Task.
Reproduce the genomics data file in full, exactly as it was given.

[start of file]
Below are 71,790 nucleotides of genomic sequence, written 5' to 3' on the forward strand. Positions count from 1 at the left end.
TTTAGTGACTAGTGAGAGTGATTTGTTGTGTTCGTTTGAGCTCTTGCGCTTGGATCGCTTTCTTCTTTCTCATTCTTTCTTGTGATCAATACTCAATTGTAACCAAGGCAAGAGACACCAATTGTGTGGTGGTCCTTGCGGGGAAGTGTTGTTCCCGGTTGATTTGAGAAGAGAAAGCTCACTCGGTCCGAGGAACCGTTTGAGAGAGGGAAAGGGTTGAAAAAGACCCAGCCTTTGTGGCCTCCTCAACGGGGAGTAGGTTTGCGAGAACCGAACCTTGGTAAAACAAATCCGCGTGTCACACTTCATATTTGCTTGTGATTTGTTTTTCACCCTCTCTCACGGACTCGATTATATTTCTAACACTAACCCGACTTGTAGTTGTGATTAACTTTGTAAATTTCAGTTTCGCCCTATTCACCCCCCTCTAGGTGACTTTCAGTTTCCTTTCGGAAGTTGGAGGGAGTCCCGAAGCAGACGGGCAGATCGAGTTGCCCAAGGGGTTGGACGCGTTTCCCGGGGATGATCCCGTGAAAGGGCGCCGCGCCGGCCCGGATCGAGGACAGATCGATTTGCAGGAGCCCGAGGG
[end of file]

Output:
Below are 71,790 nucleotides of genomic sequence, written 5' to 3' on the forward strand. Positions count from 1 at the left end.
TTTAGTGACTAGTGAGAGTGATTTGTTGTGTTCGTTTGAGCTCTTGCGCTTGGATCGCTTTCTTCTTTCTCATTCTTTCTTGTGATCAATACTCAATTGTAACCAAGGCAAGAGACACCAATTGTGTGGTGGTCCTTGCGGGGAAGTGTTGTTCCCGGTTGATTTGAGAAGAGAAAGCTCACTCGGTCCGAGGAACCGTTTGAGAGAGGGAAAGGGTTGAAAAAGACCCAGCCTTTGTGGCCTCCTCAACGGGGAGTAGGTTTGCGAGAACCGAACCTTGGTAAAACAAATCCGCGTGTCACACTTCATATTTGCTTGTGATTTGTTTTTCACCCTCTCTCACGGACTCGATTATATTTCTAACACTAACCCGACTTGTAGTTGTGATTAACTTTGTAAATTTCAGTTTCGCCCTATTCACCCCCCTCTAGGTGACTTTCAGTTTCCTTTCGGAAGTTGGAGGGAGTCCCGAAGCAGACGGGCAGATCGAGTTGCCCAAGGGGTTGGACGCGTTTCCCGGGGATGATCCCGTGAAAGGGCGCCGCGCCGGCCCGGATCGAGGACAGATCGATTTGCAGGAGCCCGAGGG